;
Image: Unsplash

LEGO has been named in a copyright lawsuit over a jacket that adorns one of its mini-figures in the Queer Eye set that it released last fall. In the complaint that he filed in a federal court in Connecticut in December, artist James Concannon asserts that in 2018, he created a custom leather jacket for Antoni Porowski, one of the stars of Netflix’s Queer Eye series, which LEGO “intentionally” replicated for its Queer Eye-themed set without seeking Concannon’s authorization and without compensating him. What LEGO did do, Concannon claims, was to offer him “a free Fab 5 Loft set – which retails for $99.99 – for [his] six-year-old son to play with, only to later revoke that offer, telling [him] that LEGO does not give away its products for free.” 

According to Concannon’s copyright infringement complaint, Porowski wore a number of garments bearing his artwork on the Netflix show, and in all but one instance (when Porowski wore the leather jacket), Concannon says that he received an email from a clearance coordinator for the show to approve such uses. (Is that really necessary?) In light of his friendship with Porowski and given that Porowski often credited him as the creator of the works that appeared on the show, Concannon claims that when he saw the jacket – which he “created using a plain black leather jacket that Porowski sent to Concannon, to which Concannon added his original artwork, composing and arranging each artistic element to reflect his signature aesthetic” – on an episode of the show, he “figured this was simply an oversight on Netflix’s part and was not disturbed.”

However, Concannon asserts that he while “never granted Netflix a license to display the jacket on the show (as he had in previous instances where his works were featured on the show), he certainly never agreed to allow LEGO – the largest toy company in the world, with over $5 billion in annual revenue – to commercially exploit his artwork for free” in connection with its Queer Eye set. 

LEGO Lawsuit

In furtherance of his infringement claim, Concannon argues that LEGO “painstakingly copied not only the individual creative elements of the jacket, but the unique placement, coordination, and arrangement of the individual artistic elements, as well,” for which he maintains a copyright registration with the U.S. Copyright Office. 

Concannon further asserts in his complaint that after sending a cease-and-desist letter to LEGO, the company’s counsel responded by telling his attorney that if they brought a case against LEGO, “it would be an ‘uphill battle’ [for them],” and claimed that “in effect, by gifting the jacket to his friend Porowski knowing that [he] would wear the jacket on Queer Eye, Concannon was granting an ‘implied license’ to Netflix to use the jacket in any manner it pleased – including sub-licensing the work to LEGO.” 

Setting forth a single claim of copyright infringement, Concannon alleges that LEGO “infringed and will continue to infringe upon his copyrights in the jacket by, among other things, copying, publicly displaying, distributing, and creating derivative works of the infringing product, which is substantially similar to, derived from and a derivative of [his] original artwork and design.” Against this background, he is seeking a monetary damages award for “all damages [he] suffered and for any profits or gain by [LEGO] that is attributable to” such alleged infringement, including statutory damages and attorneys fees.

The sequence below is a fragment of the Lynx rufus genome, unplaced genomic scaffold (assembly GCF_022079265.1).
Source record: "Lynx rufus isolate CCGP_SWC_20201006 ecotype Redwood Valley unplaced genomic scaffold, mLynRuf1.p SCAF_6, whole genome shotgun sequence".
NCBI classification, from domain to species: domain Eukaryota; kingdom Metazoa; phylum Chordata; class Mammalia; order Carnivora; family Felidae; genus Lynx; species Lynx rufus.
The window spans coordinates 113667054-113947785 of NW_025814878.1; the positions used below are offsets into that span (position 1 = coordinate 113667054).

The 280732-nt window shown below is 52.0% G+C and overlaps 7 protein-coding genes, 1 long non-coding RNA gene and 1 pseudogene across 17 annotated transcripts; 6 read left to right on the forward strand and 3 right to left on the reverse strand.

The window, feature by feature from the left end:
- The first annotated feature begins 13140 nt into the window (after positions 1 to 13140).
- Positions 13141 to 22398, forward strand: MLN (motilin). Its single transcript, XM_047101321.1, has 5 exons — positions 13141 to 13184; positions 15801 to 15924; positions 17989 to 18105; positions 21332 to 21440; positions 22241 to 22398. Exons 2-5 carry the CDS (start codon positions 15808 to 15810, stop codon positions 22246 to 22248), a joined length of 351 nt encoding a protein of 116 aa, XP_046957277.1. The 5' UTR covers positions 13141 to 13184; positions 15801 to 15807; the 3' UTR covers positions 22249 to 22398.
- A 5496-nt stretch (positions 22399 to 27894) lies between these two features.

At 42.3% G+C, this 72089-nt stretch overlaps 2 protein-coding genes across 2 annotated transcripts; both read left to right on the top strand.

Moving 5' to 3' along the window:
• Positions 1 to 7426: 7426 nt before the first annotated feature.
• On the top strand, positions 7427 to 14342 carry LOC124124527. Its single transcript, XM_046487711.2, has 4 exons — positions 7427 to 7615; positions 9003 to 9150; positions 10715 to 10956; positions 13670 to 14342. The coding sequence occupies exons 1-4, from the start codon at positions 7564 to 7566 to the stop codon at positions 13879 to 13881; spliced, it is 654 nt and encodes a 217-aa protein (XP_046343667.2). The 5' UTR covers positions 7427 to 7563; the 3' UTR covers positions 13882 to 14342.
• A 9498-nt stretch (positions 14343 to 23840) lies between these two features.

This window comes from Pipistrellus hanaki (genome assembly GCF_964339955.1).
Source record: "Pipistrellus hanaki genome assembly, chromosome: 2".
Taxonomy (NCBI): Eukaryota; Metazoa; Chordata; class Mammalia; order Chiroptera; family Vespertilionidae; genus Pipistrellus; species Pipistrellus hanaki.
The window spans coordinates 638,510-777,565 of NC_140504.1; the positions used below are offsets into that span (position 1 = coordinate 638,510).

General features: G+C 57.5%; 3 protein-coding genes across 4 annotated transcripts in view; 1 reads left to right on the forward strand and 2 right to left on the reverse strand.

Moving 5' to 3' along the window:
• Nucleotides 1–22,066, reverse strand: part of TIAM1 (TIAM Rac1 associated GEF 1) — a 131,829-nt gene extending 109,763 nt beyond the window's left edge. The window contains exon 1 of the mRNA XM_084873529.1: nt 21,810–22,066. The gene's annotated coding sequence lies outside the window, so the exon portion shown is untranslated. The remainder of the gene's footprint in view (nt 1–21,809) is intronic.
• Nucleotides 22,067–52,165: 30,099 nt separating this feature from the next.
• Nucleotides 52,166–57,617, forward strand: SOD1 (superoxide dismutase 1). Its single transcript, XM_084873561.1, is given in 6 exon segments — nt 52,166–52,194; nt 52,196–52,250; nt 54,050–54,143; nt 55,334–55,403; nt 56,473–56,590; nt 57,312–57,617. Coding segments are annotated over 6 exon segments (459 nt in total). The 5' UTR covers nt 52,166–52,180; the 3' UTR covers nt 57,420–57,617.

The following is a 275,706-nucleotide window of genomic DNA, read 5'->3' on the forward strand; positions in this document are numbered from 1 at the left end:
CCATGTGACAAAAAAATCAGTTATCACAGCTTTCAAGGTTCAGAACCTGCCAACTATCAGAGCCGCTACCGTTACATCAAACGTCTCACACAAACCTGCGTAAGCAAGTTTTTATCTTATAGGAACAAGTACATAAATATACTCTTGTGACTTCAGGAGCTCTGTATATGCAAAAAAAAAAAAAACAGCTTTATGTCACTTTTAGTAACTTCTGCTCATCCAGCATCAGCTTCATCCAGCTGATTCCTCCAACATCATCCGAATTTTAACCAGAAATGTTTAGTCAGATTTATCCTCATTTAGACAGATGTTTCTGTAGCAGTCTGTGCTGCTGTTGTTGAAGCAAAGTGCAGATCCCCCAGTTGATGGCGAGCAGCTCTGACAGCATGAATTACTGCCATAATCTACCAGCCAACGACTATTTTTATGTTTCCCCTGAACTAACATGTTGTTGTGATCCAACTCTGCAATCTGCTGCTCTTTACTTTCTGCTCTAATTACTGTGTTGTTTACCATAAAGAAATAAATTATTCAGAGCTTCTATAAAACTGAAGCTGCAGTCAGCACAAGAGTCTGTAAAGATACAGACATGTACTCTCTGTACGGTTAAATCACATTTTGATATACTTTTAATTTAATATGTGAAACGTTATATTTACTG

As for the merits of the case, lawyer and intellectual property researcher Mike Dunford dove into it here. In addition to pointing to issues on the damages front (namely, that while Concannon’s copyright was registered in November 2021, the use by LEGO predates that, ruling out statutory damages and attorney’s fees), Dudford takes issue with how much of the jacket is actually protectable given that “the allegedly infringed work is the art on the jacket, separated from the jacket,” itself, as copyright law only protects creative elements that are separable from a useful article, such as a jacket. (This was the big takeaway from the Supreme Court’s 2017 decision in the Star Athletica case.) 

So, in the case at hand, the protectable element as a whole is “a wrap-around two-dimensional image of what is on the jacket,” per Dudford, who contends, however, that “at least some of the elements of the two-dimensional artwork are not independently protectable,” and says that he is not sure if some of them are even protectable in terms of “their position on a jacket with other elements – in particular, the peace sign on the lapel.” 

The case really hinges on whether or not the court finds that the “unique placement, coordination, and arrangement” of the elements that appear on the jacket are, in fact, “protectable and infringed notwithstanding the substitution of different individual artistic elements,” Dudford notes. 

A rep for LEGO was not immediately available for comment. 

The case is James Concannon v. LEGO System, Inc. and LEGO A/S, 3:21-cv-01678 (D. Conn.)